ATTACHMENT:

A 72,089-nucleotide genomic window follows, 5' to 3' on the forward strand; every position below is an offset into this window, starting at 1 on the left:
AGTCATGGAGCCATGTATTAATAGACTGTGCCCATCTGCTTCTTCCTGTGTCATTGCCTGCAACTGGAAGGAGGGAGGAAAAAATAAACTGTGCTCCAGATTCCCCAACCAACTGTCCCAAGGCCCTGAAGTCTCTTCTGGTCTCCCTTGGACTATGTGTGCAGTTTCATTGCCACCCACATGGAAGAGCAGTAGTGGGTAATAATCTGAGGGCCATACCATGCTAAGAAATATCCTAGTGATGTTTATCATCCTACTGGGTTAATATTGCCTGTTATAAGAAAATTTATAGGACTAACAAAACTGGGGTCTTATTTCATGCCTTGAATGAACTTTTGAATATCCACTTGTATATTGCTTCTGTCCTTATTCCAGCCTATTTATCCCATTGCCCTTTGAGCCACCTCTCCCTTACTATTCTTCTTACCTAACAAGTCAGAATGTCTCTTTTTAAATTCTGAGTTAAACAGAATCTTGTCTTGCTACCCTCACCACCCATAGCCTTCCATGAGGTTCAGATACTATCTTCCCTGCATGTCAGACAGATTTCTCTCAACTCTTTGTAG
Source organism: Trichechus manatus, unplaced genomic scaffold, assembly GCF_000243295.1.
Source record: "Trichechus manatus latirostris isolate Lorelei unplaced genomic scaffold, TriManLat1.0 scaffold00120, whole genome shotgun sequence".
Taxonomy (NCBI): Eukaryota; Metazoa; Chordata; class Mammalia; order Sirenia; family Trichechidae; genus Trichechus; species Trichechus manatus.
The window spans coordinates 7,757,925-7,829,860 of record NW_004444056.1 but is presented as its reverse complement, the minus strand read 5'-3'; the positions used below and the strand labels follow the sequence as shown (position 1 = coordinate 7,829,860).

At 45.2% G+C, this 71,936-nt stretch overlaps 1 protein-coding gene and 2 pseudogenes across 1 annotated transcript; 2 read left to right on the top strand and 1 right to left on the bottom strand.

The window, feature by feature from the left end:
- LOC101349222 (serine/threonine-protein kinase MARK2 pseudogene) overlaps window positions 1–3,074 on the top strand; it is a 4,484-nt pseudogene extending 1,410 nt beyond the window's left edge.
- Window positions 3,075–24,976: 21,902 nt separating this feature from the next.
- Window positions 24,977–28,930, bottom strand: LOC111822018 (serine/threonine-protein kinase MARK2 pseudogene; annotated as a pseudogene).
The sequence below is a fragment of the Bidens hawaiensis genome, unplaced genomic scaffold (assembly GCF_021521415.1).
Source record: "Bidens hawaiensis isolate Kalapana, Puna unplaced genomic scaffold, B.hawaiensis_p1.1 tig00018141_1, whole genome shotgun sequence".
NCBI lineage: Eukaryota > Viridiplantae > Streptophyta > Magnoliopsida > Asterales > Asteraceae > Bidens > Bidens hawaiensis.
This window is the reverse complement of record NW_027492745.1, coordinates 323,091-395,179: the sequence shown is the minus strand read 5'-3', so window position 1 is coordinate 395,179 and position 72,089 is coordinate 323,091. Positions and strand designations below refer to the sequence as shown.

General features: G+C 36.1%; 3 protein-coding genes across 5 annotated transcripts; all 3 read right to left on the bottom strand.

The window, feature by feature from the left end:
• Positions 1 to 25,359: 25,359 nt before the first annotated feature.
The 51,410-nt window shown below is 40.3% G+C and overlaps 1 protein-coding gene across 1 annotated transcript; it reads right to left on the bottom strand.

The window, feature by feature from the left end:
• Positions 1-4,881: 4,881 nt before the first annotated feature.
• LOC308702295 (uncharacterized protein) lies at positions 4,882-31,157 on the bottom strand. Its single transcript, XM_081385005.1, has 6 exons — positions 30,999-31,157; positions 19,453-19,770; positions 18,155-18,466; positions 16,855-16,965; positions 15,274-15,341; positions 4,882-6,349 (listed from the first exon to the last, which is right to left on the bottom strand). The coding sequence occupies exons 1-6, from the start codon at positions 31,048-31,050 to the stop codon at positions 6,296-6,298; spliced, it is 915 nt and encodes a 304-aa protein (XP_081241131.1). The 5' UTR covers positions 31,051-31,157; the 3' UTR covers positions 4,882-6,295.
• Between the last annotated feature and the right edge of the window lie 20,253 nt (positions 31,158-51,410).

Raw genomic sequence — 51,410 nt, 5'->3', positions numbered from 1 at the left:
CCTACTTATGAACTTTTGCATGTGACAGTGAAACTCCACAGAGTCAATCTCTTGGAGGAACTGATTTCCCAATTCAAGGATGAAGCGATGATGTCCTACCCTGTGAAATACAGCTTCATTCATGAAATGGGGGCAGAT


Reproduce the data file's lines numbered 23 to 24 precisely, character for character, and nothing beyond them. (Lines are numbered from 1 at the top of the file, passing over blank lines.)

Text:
• Between the last annotated feature and the right edge of the window lie 20,253 nt (positions 31,158-51,410).

Raw genomic sequence — 51,410 nt, 5'->3', positions numbered from 1 at the left: